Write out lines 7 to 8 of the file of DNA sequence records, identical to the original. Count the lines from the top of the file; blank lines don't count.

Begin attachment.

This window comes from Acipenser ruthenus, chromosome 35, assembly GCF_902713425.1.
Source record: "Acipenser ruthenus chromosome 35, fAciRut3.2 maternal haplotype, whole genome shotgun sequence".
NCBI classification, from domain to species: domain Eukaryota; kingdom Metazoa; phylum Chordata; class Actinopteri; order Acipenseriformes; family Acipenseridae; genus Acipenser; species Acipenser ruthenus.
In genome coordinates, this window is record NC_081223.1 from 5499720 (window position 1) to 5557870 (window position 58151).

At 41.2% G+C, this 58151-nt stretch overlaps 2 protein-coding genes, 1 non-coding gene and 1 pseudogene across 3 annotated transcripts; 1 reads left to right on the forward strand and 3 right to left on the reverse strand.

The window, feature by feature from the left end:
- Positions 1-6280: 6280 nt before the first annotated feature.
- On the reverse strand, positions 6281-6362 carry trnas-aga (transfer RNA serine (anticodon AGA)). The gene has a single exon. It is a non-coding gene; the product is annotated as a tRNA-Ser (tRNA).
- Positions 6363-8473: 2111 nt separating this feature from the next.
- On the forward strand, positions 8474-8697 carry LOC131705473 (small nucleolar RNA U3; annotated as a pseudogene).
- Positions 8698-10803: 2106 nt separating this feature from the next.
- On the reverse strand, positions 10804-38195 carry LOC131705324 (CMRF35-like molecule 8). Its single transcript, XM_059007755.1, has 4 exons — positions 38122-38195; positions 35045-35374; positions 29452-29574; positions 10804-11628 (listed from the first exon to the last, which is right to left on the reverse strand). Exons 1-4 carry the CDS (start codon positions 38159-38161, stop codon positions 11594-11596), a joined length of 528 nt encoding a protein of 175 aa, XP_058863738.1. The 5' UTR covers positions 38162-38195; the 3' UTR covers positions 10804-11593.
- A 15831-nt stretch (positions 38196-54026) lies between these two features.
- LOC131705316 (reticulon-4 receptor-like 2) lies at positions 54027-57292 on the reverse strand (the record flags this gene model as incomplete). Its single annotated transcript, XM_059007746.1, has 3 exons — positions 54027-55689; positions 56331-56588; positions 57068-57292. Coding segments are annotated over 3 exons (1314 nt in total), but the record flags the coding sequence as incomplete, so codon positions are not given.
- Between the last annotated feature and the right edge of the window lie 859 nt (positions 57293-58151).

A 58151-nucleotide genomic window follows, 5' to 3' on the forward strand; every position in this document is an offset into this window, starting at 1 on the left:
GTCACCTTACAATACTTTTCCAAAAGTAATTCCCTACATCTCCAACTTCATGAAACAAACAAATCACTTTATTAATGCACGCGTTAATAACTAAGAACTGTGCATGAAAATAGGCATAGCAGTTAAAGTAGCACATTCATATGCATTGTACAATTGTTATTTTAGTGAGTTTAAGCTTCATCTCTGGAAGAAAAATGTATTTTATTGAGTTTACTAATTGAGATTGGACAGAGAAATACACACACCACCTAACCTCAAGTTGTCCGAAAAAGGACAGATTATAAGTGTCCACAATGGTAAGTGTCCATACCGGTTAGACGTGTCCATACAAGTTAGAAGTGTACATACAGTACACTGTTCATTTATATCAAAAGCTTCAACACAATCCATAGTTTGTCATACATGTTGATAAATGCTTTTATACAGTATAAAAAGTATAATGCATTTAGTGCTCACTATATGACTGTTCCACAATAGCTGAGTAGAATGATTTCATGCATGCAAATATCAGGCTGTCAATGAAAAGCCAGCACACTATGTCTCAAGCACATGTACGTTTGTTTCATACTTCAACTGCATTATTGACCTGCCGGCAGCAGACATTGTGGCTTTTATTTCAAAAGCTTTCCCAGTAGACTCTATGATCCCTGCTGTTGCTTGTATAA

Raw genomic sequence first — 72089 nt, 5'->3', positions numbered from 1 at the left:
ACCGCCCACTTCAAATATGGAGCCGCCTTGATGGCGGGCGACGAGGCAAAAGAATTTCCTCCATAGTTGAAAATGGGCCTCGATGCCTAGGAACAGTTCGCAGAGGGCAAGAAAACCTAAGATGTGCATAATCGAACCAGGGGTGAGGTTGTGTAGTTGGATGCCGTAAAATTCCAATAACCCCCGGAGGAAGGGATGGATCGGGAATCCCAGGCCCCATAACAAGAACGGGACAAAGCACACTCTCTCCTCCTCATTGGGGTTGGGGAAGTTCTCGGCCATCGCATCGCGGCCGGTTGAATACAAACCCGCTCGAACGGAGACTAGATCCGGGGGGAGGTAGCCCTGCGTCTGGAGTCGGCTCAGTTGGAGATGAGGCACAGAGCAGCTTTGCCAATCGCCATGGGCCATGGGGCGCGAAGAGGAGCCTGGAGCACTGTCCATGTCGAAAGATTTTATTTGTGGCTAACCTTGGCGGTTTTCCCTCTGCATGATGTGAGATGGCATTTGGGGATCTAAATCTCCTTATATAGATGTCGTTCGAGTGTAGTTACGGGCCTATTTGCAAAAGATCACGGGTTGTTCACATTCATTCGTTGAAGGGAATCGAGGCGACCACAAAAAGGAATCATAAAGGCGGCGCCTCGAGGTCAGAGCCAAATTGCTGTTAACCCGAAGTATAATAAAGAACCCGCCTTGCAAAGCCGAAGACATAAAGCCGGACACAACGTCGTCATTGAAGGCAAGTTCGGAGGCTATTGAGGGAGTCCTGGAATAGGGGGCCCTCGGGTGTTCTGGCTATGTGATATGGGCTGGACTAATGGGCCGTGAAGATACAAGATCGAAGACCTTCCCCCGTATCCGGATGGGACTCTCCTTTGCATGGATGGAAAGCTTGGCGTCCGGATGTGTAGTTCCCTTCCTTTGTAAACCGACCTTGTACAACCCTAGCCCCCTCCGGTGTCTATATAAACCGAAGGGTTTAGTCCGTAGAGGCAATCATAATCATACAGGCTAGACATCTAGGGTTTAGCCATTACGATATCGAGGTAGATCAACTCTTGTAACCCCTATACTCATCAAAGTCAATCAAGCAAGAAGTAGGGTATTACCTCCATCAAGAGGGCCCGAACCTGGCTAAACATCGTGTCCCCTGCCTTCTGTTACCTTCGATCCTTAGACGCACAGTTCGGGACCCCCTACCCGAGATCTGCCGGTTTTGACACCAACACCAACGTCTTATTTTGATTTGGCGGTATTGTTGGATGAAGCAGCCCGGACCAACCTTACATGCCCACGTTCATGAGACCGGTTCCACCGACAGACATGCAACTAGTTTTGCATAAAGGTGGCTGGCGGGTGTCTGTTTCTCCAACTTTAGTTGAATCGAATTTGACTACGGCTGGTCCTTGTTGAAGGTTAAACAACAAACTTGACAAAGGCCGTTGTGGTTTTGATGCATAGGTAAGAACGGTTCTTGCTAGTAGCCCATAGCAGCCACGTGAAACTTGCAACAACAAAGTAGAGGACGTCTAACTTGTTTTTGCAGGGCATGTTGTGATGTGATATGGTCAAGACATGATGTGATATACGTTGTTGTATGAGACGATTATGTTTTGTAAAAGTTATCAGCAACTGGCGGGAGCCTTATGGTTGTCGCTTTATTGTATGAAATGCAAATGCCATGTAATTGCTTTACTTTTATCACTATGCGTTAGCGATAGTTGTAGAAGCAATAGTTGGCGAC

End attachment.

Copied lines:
- Positions 1-6280: 6280 nt before the first annotated feature.
- On the reverse strand, positions 6281-6362 carry trnas-aga (transfer RNA serine (anticodon AGA)). The gene has a single exon. It is a non-coding gene; the product is annotated as a tRNA-Ser (tRNA).